By Bill Zwecker
Lester and Renee Crown.
The Chicago skies might have been overcast and threatening rain Saturday night, October 6th, but the mood of the legion of opera lovers inside the Ardis Krainik Theatre at Lyric Opera was definitely sunny as the city’s acclaimed opera company launched its 2018-2019 season.
As the crowd arrived, it was clear the selection of Puccini’s La bohème to open Lyric’s 64th season was a very popular choice. Walking into the opera house, longtime major Lyric supporter Renee Crown — accompanied by her husband, Lester — laughingly declared, “I love it! I just will have to be careful not to sing along!”
Anthony Freud and Gilda Buchbinder.
As Lyric General Director, President and CEO Anthony Freud explained, it was time for this new La bohème production — co-produced with the Royal Opera House, Covent Garden and Teatro Real Madrid — it’s the first new production in 46 years.
“When you’re doing a piece as popular as bohème, you have to find a way both to make it fresh, and energized and exciting for people who have never seen it before, but also it’s such a beloved piece — and so many of our audience have seen it before — I want people who come back to it to feel like they are experiencing the real bohème. To me this production achieves both goals.”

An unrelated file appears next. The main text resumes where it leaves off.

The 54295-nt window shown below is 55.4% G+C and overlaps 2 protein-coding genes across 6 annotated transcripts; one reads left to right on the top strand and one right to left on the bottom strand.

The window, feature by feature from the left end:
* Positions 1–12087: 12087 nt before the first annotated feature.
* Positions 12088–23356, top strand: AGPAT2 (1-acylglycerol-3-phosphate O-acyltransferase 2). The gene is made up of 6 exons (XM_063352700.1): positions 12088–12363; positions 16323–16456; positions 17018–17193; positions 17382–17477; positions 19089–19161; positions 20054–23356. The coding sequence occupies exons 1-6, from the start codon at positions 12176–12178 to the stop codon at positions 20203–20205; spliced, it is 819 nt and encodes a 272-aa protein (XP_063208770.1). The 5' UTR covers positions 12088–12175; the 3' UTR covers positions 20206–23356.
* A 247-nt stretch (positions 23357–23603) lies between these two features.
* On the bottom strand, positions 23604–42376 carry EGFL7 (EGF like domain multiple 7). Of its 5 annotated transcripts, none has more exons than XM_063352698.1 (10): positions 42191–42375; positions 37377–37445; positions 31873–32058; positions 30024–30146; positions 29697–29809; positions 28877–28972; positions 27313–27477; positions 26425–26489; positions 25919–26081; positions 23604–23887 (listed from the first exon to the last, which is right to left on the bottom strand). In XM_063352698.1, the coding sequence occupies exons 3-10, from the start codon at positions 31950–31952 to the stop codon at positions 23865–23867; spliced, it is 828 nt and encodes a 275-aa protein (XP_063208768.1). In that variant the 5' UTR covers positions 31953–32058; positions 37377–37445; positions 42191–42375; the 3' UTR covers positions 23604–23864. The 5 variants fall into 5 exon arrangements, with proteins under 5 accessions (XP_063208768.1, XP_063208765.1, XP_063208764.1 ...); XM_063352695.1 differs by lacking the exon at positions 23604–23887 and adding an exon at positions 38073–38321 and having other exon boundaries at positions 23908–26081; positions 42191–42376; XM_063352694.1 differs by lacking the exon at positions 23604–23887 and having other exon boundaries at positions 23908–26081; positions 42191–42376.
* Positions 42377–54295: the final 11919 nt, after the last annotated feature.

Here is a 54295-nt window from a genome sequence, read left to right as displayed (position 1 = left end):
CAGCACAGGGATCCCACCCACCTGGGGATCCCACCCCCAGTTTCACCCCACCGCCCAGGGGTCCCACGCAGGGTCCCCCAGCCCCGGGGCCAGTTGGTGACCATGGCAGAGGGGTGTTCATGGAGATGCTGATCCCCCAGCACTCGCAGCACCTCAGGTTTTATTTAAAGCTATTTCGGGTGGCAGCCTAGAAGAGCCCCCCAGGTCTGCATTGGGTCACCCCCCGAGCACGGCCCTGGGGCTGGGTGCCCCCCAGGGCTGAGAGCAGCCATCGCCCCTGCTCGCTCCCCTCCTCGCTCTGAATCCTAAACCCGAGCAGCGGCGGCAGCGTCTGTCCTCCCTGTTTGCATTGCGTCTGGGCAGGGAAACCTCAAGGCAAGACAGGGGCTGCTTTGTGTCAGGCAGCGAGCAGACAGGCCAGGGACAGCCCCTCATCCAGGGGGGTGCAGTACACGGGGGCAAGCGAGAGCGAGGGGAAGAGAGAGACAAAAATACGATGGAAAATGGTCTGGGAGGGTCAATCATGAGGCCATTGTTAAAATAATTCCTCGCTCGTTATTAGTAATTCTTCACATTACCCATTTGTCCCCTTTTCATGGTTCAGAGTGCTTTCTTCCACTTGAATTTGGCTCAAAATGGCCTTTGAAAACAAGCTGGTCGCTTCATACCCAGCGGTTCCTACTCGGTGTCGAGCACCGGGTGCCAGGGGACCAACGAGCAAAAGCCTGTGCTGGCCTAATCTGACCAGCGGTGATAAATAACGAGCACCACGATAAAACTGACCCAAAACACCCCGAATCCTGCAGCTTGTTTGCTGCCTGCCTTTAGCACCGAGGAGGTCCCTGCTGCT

As for the decision to open the season with this particular opera, Freud added, “It is one of the most popular operas of all time. We do it as often as we can. We don’t want it to lose its appeal, by doing it too frequently. Our old production gave it good service, but it was time to give it an honorable retirement. For me, for Lyric to do the first new La bohème in nearly half a century, it deserved the opening night of a season.”
Chris and Eileen Murphy.
Speaking of this Puccini classic, the new production justifiably rated huge raves from the opening night ticket-holders.
Danielle de Niese.
Along with the phenomenal singing by all the principals — including Maria Agresta as Mimi, Michael Fabiano, making his brilliant Lyric debut as Rodolfo, Zachary Nelson (Marcello), Adrian Sampetrean (Colline), Ricardo Jose Rivera (Schaunard), Mario Rojas (Parpignol) and Danielle de Niese, who literally stole every scene she was in with her magical performance as Musetta — major kudos were given to the spectacular sets and costumes created by designer Stewart Laing in his Lyric debut, wonderfully aided by the imaginative lighting designed by Mimi Jordan Sherin. The falling “snow” in various scenes was something I will long remember as a stage theatrical special effect that was truly inspired.
Edgar and Miki Jannotta.
Given so many of the opening night guests had seen so many operas in their lifetimes, it was understandable that they might not remember the first opera they had ever attended. “I’m not exactly sure which one it was, but I know I had to have been brought to it by my grandmother,” chuckled former Lyric board chair Edgar Jannotta.
The Honorable Corinne Wood and Paul Wood.
For others, that first operatic exposure still resonates. “It was here at Lyric,” said veteran Women’s Board member Florence McMillan. “I came with Diana Prince and it was Rheingold. My, that was a long time ago!”